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Subject: Re: breakpoint internals interface
In-reply-to: Your message of Fri, 15 Feb 91 21:00:53 -0500.
I propose that we isolate the machine specific aspects of installing and
handling breakpoints in one small C module. The reasons are this: it's
much easier to that kind of system hackery in C, and it's much easier to
express machine specific dependencies in C.
Why is it easier to express machine specific dependencies in C? I'm not
bucking you basic approach; I'm just curious.
I imagined something more basic in C than you described, leaving more work
in Lisp. I see the following four Lisp functions:
STORE-BREAK-INSTRUCTION component pc-offset breakpoint
REMOVE-BREAK-INSTRUCTION component pc-offset breakpoint
STORE-AFTER-BREAK-INSTRUCTION component pc-offset breakpoint
REMOVE-AFTER-BREAK-INSTRUCTION component pc-offset breakpoint
STORE-BREAK-INSTRUCTION establishes a mapping from component cross
pc-offset to the breakpoint structure passed in and calls your
INSTALL_BREAKPOINT on the component and pc-offset. It also sets the status
of the breakpoint to :active. Your routine simply plugs a breakpoint
instruction in, doing whatever is necessary to remember what was there
previously. Assuming all machines allow you to tag break instructions,
which we have already done in the system, the C routine tags this
instruction with some number that says "I'm a debugging tool breakpoint."
If I must supply this tag, then fine; you and Rob can determine whether it
is hard or stylistically poor to simply have the C code know this tag which
seems to be the stance you took in your design spec.
STORE-AFTER-BREAK-INSTRUCTION calls the C routine INSTALL_AFTER_BREAKPOINT
on the component and pc-offset. Your routine looks at the code location
and figures out whatever is necessary to stop execution one instruction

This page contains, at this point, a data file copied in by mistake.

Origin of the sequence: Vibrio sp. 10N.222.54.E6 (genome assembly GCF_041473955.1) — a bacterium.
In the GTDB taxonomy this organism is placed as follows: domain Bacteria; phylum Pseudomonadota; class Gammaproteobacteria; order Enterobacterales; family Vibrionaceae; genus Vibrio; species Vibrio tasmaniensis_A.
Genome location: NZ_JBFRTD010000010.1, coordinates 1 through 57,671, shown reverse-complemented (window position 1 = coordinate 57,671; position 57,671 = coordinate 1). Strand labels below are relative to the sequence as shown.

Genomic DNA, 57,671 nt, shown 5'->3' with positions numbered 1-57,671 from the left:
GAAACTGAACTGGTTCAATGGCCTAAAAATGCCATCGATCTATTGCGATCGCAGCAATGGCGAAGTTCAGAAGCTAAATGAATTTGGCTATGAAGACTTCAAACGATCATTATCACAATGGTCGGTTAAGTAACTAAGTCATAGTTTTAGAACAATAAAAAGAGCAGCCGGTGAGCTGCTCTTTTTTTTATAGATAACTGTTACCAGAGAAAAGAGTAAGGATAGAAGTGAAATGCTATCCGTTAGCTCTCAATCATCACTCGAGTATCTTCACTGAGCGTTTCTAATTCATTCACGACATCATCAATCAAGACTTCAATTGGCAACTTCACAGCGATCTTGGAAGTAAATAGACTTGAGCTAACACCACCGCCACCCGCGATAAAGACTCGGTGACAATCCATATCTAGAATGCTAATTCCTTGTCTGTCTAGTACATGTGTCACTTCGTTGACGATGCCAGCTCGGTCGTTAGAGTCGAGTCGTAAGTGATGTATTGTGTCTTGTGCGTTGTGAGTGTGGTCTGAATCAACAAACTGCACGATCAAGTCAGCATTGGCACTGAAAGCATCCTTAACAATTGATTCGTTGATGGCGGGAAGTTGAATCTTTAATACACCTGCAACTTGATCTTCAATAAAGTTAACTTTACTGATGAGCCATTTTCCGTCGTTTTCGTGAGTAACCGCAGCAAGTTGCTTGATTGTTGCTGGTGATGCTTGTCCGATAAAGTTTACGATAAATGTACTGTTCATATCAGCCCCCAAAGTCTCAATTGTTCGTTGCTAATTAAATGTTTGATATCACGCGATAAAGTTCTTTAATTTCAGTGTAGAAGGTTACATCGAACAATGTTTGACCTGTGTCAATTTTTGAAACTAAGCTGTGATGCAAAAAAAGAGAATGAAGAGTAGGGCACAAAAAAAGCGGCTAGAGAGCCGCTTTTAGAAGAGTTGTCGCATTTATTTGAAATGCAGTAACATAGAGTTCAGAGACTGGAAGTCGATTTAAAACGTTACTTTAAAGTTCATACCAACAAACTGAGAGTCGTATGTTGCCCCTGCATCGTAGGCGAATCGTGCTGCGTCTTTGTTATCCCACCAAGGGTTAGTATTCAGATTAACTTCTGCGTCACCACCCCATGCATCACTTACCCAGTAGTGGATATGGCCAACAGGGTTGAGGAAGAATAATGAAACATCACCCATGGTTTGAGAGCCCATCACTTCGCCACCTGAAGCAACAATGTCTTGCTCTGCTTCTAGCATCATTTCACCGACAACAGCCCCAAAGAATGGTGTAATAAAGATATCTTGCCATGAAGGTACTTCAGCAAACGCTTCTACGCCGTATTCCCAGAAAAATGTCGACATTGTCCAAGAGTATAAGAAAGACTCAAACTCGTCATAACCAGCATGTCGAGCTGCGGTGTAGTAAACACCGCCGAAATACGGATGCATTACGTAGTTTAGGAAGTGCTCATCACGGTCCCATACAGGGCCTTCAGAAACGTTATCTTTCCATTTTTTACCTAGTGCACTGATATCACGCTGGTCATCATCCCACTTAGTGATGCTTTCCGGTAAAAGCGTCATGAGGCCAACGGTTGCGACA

after the indicated code location, and it returns to me one or two
pc-offsets. STORE-AFTER-BREAK-INSTRUCTION then creates one or two
after-breakpoints and establishes a mapping for each from component cross
pc-offset to the appropriate after-breakpoint.
REMOVE-BREAK-INSTRUCTION calls UNINSTALL_BREAKPOINT and removes the mapping
established by STORE-BREAK-INSTRUCTION. This sets the state of breakpoint
REMOVE-AFTER-BREAK-INSTRUCTION calls UNINSTALL_AFTER_BREAKPOINT and removes
any mapping established by STORE-AFTER-BREAK-INSTRUCTION.
When execution encounters a break instruction, the C code determines via
the tag that it is a debugging-tool-breakpoint and calls a Lisp function,
HANDLE-DEBUGGING-TOOL-BREAKPOINT. This function determines the appropriate
component and pc-offset, which would most easily be done by looking at
arguments passed in from C if that is possible, and maps their combination
to a basic-breakpoint using the mapping mechanism filled in by
STORE-BREAK-INSTRUCTION and STORE-AFTER-BREAK-INSTRUCTION. Then it does
two different things depending on the type of the result of the mapping:
Unless the breakpoint is :active, it signals an error. It sets the
status to :running, invokes UNINSTALL_BREAKPOINT on the component and
pc-offset, and invokes STORE-AFTER-BREAK-INSTRUCTION on the component and
pc-offset. This probaby all occurs within some context where interrupts
are inhibits, possibly inherently from the interrupt handling mechanism
Unless the AFTER-BREAKPOINT-BREAKPOINT's status is :running, it signals
an error. It sets the status to :active, and it invokes
STORE-BREAK-INSTRUCTION on the AFTER-BREAKPOINT-BREAKPOINT, its
component, and its pc-offset. Then it invokes
REMOVE-AFTER-BREAK-INSTRUCTION on this after-breakpoint, the component
from the arguments HANDLE-DEBUGGING-TOOL-BREAKPOINT, and the pc-offset.
It also does this for after-breakpoint's partner if it exists which is
discernible from the after-breakpoint.
Okay, that's all I can do now in the state I'm in. I've left out actually
invoking the breakpoint's hook-function and some other "obvious" stuff. I
wanted to get this out in hope that William would see it before tomorrow
evening. In a perfect world, besides accidents never happening, William
and Rob would show up at 1:00 p.m. before the meeting to discuss this and
flesh it out before the meeting.
WAhoooooo! Fucking A, Dudes!!!! Poor me anothe Jack sister, and grab that